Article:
Plant foods include leaves, grass, berries and seeds. Weka are important in the bush as seed dispersers, distributing seeds too large for smaller berry-eating birds. Where the weka is relatively common, their furtive curiosity leads them to search around houses and camps for food scraps, or anything unfamiliar and transportable.
The breeding season varies, but when food is plentiful, weka can raise up to four broods throughout the whole year. Nests are made on the ground under the cover of thick vegetation, and built by making grass (or similar material) into a bowl to hold about four eggs. On average, female weka lay three creamy or pinkish eggs blotched with brown and mauve. Both sexes incubate. The chicks hatch after a month, and are fed by both parents until fully grown between six and ten weeks.
Weka are classed as a vulnerable species. The Department of Conservation's weka recovery plan, approved in 1999, aims to improve the conservation status of threatened weka, clarify the status of data deficient weka, maintain the non-threatened status of other weka, and eventually restore all weka to their traditional ranges as a significant component of the ecosystems.
Weka are problematic in conservation; some subspecies are threatened, but have been a problem to other threatened wildlife on offshore islands, especially when introduced to an island that they would not naturally inhabit. Weka are unable to withstand the current pressures faced in both the North Island and South Island. However, they can be very productive in good conditions and high food availability. Year-round breeding has been recorded at several sites with up to 14 young produced in a year. Weka populations can persist in highly modified habitats, but they have disappeared from huge areas of their former range, suggesting that they can adapt to a wide range of conditions but are particularly vulnerable to threats.
The Department of Conservation identifies eight main threats to weka. Predation by ferrets, cats, and dogs are a threat to adult weka; stoats and ferrets are a threat to chicks; stoats and rats are a threat to eggs. It faces competition with introduced species for fruits and invertebrates, and suffers from the impact browsers have on forest composition and regeneration. Habitat depletion is caused by the modification and degradation of forests and wetlands. Diseases and parasites have been associated with population declines, although little is known. Drought has been implicated in the disappearance of weka from some areas. In some regions, motor vehicles cause a significant amount of roadkill death. Pest control operations sometimes kill weka, as they have ground foraging habits vulnerable to poison baits, and traps are laid in a way that weka can reach. Genetic diversity can be lost during the transmission of genes through generations, affecting isolated populations.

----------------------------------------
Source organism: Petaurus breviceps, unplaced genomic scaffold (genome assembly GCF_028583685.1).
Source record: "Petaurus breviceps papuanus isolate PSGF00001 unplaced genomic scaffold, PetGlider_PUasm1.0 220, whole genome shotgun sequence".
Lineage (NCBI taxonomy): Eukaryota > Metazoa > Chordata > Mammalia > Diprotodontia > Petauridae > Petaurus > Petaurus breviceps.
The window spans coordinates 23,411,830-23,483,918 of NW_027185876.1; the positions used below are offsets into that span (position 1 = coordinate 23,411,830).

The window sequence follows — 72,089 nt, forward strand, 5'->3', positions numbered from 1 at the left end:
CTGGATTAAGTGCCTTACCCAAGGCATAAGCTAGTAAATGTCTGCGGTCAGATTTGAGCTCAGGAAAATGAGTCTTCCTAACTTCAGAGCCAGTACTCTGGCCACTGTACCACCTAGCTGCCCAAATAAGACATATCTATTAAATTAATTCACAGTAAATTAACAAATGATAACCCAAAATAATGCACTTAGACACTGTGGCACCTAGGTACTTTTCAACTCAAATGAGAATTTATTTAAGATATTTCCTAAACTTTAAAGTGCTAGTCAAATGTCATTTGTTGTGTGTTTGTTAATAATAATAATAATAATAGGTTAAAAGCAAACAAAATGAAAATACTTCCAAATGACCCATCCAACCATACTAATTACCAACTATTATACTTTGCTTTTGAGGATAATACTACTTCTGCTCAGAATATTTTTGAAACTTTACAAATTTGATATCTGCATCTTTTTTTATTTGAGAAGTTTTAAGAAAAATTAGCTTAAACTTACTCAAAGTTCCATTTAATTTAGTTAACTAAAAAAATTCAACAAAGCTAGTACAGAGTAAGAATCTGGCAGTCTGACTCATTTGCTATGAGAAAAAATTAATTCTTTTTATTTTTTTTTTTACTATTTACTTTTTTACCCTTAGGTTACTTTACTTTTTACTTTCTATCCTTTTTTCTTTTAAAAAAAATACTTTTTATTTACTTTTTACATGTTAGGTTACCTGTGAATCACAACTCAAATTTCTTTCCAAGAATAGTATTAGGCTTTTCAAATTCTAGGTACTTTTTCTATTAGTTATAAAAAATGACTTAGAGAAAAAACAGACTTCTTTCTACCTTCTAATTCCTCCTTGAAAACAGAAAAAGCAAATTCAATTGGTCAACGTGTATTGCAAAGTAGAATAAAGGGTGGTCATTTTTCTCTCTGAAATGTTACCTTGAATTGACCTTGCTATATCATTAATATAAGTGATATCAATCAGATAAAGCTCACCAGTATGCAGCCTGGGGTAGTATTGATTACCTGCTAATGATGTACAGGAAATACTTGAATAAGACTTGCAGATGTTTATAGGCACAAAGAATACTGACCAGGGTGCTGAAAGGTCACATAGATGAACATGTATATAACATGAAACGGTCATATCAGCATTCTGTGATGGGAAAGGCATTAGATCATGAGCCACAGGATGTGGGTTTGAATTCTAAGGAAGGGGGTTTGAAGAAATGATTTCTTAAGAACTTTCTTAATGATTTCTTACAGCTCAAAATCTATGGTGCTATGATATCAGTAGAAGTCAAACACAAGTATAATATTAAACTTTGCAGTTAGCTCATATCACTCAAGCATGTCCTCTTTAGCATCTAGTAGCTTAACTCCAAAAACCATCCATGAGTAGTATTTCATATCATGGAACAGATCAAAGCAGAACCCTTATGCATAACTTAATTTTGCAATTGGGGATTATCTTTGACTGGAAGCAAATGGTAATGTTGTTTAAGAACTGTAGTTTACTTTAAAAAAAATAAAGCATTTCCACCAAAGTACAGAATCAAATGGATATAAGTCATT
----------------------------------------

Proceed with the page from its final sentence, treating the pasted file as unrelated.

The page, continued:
Weka are significant to some Māori iwi who admire their curiosity and feisty, bold personality, traits which have led to them being relatively easy to catch. Weka were used by the Māori as a source of food, perfume, oil to treat inflammations, feathers in clothing and lures to catch dogs. Early European explorers and settlers frequently encountered and utilised weka; they were called "bush hens".
Tales of weka stealing shiny items and bags of sugar are part of New Zealand folklore.